The last substitution I made, which was partially planned, was swapping raisins for cranberries.  I’m not a huge fan of raisins and I didn’t want to buy a whole packet of them for one meal and figured cranberries would do – I’m glad I did!  The cranberries – very sweet ones – tasted wonderful cooked in with the rice and alongside both the curry and red onions.

The ‘dip’ was really easy too – and tasted pretty good even though I used no-fat plain yoghurt.

Tasty?

Although the salmon was a lot prettier, I much preferred the taste of the chicken, and would cook it again.

Note the same salad – a bag of watercress and spinach leaves is a nice, easy and lazy salad for me to throw with just about every meal to get some extra greens.  Looks nice, too.  Both of these recipes are relatively low-fat, too – grilled chicken, fish, rice, and only small amounts of oil to roast the veggies.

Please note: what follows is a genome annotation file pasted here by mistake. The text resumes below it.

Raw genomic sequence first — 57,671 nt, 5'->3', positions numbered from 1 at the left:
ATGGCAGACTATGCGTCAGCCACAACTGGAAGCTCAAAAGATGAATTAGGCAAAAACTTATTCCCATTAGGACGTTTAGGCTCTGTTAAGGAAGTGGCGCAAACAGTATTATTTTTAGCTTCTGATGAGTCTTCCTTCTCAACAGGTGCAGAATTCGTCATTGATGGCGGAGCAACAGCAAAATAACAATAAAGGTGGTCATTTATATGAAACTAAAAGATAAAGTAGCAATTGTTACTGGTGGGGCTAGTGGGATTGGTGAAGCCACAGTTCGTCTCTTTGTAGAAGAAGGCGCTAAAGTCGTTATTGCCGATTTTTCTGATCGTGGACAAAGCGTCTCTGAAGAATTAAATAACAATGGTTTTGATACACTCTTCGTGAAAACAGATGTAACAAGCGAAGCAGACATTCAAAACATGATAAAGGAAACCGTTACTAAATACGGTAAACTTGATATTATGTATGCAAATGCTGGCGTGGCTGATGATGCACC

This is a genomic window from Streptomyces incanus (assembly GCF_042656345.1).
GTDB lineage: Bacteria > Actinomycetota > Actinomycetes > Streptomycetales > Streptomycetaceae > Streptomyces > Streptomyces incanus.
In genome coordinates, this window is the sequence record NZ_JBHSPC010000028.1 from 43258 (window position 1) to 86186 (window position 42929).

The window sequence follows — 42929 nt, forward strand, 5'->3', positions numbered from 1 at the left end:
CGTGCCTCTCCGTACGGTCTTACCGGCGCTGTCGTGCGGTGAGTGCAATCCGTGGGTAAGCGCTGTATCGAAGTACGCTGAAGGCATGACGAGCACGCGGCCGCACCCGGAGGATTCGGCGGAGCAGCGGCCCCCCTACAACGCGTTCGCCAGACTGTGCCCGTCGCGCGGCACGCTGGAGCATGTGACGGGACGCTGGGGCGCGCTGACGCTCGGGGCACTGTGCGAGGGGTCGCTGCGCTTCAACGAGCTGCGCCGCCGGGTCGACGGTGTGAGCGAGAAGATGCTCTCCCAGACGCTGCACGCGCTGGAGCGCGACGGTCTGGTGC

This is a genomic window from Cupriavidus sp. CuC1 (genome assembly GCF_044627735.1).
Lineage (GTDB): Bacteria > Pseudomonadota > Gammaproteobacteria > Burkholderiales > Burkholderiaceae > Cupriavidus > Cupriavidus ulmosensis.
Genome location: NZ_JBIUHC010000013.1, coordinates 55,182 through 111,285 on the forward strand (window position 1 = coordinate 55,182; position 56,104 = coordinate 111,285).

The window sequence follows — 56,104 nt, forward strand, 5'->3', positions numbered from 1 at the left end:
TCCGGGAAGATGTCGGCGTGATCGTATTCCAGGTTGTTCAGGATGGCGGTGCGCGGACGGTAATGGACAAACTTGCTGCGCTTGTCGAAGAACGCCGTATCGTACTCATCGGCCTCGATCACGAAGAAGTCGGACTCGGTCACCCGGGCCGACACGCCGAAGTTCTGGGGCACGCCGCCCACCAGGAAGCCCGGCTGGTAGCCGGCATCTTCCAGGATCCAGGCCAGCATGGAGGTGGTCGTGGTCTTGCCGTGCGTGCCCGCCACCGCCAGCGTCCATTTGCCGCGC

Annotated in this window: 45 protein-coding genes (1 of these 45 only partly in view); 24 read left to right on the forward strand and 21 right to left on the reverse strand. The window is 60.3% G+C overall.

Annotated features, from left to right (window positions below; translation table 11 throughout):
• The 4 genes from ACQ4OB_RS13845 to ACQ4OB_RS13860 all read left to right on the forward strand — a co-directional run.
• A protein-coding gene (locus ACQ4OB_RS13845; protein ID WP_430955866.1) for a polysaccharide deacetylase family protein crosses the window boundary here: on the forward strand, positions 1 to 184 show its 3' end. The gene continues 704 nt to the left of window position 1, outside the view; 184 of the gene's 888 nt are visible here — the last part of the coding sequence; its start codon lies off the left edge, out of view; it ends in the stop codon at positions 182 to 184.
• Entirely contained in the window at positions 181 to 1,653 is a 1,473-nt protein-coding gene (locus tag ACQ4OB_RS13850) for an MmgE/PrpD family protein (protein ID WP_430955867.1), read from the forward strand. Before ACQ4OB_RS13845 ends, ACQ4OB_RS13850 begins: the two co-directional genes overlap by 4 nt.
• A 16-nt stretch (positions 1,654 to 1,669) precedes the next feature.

digin

Gardener’s World & DigIn

Due to looking for more reading material on gardening and growing my own veg, I came across the Gardener’s World site.  It is your typical BBC site, but I noticed via the site that they had the episodes from this season up on BBC iPlayer – the BBC’s online episode streamer.  Since we’re on cable, I can grab that via the T.V. – I hadn’t realised Gardener’s World was available as it had been filed under lifestyle when I  usually only check factual (documentaries are win)!

This year, they have a heavy emphasis on the DigIn campaign – meaning lots of tips on growing veggies and what fares well with what and under what conditions.  Super-handy considering that I want to do my own when we move!

On the other channel…